With the sudden increase in cheap flights to major European cities, people now have the impetus to jump on a plane for a long weekend. That includes me! To date I’ve travelled far beyond Europe, experiencing safaris in India, Easter and Southern Africa. But this was the ideal opportunity to fly closer to home.
Rome has always captured the imagination. The Colosseum is a testament to this. Having appeared in major epics and supported by its rich history, tourists find themselves imagining what it must have been like amongst the crowds of thousands watching the games within this iconic relic of the Roman Empire. The highlights of Ancient Rome can be found in the heart of the city, making it very accessible. The only downside is perhaps the crowds during peak season.
The beauty of my initial trip to Rome was that during the winter months the crowds are far sparser. A flight from Newcastle into Rome Ciampino, 15 kilometres from the centre and a quick transfer, was little more than 5 hours door to door. There is plenty of comfortable accommodation within walking distance of the main station, providing an ideal location for exploring Rome.
The next morning was the first of 3 days in Rome with plenty of things to see and do. If my time had been more limited, then it would have taken some precise planning. In a single day, there are some obvious places to see as well as the Colosseum; St. Peter’s Basilica and the Sistine Chapel, the Pantheon, the Trevi Fountain and the Spanish Steps are all worth visiting.
With 3 days in Rome, there is no reason to rush.
Places to Visit in Rome – Day One
Day One began with the Colosseum of course. It is the largest amphitheatre ever built dating back to the 1st Century, which makes it a key landmark to see in Rome. I continued with the major ruins of Ancient Rome including the Forum, Romulus and Remus, as well as the Castel Sant’Angelo, the former mausoleum of Hadrian and other emperors. This became a fortress before Rome fell. During the Renaissance, the Popes used it once again as a fortress. Now it is a museum. Rome’s traffic can be frustrating, but there was no need to do anything other than walk between the attractions on the first or second day.
Places to Visit in Rome – Day Two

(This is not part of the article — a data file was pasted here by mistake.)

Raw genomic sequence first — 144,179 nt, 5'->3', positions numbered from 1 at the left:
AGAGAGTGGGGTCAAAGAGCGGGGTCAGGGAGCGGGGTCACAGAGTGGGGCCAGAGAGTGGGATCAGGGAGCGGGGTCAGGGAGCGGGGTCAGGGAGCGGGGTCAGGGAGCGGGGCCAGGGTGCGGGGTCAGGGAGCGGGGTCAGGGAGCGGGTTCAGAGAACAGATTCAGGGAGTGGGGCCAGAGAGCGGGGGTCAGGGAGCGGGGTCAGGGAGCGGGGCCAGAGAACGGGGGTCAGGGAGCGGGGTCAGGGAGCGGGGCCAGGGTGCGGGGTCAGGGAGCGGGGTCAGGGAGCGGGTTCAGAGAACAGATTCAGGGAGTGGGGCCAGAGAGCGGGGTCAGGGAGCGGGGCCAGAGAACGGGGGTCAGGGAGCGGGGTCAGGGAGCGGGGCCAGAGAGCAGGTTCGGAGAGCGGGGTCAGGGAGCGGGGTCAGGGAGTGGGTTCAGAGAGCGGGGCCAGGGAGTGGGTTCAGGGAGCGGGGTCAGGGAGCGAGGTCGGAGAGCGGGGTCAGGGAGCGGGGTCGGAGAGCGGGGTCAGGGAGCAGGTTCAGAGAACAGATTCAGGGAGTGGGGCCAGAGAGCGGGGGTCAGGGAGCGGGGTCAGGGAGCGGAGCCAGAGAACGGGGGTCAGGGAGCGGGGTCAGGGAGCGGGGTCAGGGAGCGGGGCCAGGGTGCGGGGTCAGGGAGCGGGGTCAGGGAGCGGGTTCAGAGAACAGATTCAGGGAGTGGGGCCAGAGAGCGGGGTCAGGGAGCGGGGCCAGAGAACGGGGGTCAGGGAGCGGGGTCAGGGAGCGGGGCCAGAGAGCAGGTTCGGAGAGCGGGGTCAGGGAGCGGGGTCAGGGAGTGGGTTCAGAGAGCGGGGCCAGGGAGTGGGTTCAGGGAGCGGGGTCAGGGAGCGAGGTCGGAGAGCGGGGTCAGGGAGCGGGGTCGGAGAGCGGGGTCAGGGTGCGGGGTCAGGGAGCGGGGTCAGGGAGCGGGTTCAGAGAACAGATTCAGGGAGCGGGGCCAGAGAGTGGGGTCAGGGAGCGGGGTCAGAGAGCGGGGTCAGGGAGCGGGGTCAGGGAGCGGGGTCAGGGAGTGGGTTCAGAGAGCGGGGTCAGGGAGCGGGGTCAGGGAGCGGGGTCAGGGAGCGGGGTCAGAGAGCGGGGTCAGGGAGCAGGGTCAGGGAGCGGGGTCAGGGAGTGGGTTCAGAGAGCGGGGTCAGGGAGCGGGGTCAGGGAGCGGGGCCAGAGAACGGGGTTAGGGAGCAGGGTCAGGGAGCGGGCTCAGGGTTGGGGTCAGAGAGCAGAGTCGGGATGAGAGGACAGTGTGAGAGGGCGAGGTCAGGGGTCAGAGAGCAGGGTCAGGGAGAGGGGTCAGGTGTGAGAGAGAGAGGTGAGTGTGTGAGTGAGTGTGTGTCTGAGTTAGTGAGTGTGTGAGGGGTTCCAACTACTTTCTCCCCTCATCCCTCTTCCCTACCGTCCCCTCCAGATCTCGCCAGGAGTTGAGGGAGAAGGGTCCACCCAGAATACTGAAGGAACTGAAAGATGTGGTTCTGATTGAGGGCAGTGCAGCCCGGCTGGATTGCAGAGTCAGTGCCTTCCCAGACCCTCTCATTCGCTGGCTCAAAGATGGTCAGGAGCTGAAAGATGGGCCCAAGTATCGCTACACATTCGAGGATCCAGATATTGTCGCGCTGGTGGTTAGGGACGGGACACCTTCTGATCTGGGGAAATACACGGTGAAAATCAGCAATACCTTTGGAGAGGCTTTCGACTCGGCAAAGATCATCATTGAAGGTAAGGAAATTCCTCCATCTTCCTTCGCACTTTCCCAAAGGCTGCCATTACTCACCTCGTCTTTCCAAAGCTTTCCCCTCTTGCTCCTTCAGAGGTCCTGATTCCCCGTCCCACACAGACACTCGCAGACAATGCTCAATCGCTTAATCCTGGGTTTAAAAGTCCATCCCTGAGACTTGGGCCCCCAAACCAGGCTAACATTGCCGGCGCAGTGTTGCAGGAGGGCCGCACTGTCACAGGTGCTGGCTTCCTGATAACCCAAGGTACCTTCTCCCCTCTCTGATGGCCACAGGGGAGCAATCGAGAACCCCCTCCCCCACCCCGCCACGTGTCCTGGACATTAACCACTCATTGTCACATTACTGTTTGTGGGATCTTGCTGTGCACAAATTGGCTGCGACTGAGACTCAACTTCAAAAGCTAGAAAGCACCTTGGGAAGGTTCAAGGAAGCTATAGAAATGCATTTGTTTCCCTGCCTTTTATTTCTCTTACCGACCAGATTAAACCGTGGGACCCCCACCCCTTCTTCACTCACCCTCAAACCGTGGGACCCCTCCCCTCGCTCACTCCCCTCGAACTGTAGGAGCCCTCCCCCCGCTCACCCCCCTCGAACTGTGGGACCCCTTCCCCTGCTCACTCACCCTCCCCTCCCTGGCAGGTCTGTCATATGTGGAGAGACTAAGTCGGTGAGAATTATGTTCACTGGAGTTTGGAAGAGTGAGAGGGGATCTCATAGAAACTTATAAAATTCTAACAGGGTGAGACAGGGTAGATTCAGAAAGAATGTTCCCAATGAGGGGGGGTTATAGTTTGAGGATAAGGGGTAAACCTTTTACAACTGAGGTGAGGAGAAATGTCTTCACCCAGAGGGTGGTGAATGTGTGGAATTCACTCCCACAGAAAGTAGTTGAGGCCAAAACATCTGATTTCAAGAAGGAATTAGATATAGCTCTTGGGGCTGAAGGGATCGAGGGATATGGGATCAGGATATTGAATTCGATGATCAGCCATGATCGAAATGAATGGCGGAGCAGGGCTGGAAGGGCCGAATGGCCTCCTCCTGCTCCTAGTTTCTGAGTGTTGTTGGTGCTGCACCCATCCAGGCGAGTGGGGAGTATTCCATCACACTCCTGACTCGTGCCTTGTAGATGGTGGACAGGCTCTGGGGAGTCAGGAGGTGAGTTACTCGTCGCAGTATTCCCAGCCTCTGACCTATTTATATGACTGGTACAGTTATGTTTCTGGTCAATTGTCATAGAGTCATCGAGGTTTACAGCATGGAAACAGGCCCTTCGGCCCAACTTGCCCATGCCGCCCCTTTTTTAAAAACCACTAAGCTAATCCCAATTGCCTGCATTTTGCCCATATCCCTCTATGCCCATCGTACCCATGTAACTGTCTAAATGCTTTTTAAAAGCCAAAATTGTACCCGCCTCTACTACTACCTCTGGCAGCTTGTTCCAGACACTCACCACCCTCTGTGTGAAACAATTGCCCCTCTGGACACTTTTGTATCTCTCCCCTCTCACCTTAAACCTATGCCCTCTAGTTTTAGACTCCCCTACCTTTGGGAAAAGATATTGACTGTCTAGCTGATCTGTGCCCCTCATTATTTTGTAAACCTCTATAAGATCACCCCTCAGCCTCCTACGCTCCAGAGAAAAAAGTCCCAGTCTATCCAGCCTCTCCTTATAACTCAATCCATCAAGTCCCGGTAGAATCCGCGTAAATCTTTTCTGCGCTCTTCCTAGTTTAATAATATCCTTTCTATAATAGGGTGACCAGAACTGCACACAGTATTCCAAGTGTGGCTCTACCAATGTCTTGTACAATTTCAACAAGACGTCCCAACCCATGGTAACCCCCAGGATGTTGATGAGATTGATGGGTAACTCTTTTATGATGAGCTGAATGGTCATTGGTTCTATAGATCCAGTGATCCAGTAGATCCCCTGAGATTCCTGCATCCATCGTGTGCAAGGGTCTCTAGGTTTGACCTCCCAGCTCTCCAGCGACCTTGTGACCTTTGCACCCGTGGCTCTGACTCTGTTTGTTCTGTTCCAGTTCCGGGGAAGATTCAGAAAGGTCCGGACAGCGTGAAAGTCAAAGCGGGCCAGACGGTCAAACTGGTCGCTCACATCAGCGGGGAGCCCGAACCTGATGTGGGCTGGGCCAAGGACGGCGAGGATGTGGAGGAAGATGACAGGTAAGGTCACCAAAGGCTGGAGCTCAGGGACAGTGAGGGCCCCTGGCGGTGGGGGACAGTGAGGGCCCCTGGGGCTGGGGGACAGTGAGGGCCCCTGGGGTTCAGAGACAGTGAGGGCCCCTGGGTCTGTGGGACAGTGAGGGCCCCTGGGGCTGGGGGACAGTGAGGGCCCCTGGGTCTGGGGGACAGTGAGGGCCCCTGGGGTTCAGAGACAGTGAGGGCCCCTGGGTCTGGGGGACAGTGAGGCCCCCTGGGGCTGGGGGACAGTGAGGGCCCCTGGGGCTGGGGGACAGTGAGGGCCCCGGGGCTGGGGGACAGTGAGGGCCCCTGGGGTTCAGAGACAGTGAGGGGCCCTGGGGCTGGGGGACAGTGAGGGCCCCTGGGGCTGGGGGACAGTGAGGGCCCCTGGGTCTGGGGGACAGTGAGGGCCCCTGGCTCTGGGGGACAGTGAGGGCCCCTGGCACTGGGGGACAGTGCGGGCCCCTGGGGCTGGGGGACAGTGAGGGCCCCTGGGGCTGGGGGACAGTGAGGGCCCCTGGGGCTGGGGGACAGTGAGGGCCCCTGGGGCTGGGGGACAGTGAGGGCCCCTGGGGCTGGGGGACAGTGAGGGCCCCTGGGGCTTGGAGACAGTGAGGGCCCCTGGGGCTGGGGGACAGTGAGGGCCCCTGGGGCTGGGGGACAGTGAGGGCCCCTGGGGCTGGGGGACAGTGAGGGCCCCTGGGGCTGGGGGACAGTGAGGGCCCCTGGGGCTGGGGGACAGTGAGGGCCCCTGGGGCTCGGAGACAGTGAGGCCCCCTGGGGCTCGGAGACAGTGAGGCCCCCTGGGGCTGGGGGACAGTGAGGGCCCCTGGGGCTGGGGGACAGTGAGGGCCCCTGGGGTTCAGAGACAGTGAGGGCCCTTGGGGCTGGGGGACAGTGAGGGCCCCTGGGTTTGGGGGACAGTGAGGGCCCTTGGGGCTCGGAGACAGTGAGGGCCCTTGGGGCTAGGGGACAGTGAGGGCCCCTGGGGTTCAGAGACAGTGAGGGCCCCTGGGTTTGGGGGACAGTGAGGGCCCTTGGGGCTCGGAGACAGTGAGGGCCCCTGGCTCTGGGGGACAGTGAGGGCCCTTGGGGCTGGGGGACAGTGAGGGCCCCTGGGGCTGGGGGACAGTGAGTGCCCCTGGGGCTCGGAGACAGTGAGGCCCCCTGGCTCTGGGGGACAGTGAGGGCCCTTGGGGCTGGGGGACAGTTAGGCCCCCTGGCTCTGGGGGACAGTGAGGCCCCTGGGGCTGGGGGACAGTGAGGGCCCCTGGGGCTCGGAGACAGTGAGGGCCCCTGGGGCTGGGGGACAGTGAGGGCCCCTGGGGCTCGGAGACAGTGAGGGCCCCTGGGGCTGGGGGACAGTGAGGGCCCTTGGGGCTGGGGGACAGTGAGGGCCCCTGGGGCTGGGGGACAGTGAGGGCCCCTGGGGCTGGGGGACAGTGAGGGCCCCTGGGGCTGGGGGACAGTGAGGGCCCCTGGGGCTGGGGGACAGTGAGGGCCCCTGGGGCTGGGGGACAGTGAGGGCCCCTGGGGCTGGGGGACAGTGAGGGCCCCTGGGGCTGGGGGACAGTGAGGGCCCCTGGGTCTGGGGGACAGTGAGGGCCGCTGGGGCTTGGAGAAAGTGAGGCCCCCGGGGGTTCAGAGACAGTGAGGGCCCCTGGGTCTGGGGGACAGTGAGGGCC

The Vatican alone is only truly appreciated by spending hours looking at things in detail. There are always crowds waiting to see the City leading the Roman Catholic religion worldwide, so the best advice is to get there early. In my case I had decided to start my second day in whatever queue there was and use the rest of the day to simply stroll around.
Places to Visit in Rome – Day Three
After two days of walking between the many delights I went further afield on the third day. There are over 40 Catacombs which were used from the 2nd Century onwards, which are regarded as an essential part of early Christian history. There wasn’t time to see very many, so I selected the Catacombs of St. Callixtus.
The museums in Rome are a delight. I hadn’t seen much of the Vatican museums the previous day but after going back into Rome itself I used the afternoon to indulge my interest in art. There are several art museums in Villa Borghese; Galleria Borghese holds what was the private art collection of the Borghese family, Museo Nazionale di Villa Giulia houses the largest Etruscan art collection in the world, and the Galleria Nazionale d’Arte Moderna is the best place to see Italian masterpieces.
I had arrived in Rome late in the evening but it still meant there were three nights in Rome before the flight home on day five. Rome is not a cheap city but its superb cuisine justifies a little extravagance; restaurants at every turn. The locals often make time to simply sit in a street café and drink coffee, watching the world go by.
The Pantheon, the Roman Temple which is now a church, looks down the Piazza della Rotonda with its impressive Fontana del Pantheon and the Egyptian obelisk. The Piazza takes some beating and I imagined that in warmer weather it would have been lovely to dine outside. A coffee was all I managed after seeing the inside of the Pantheon.
Rome is so much more than a historical city. It is also one of the fashion capitals of the world. I wasn’t looking to add to my wardrobe while I was in Rome but it certainly seemed that visitors could combine seeing the many sites with a shopping expedition. I’ve been back a few times since, not tempted by the shops but just to enjoy the unique atmosphere of a city with so much history and so much present.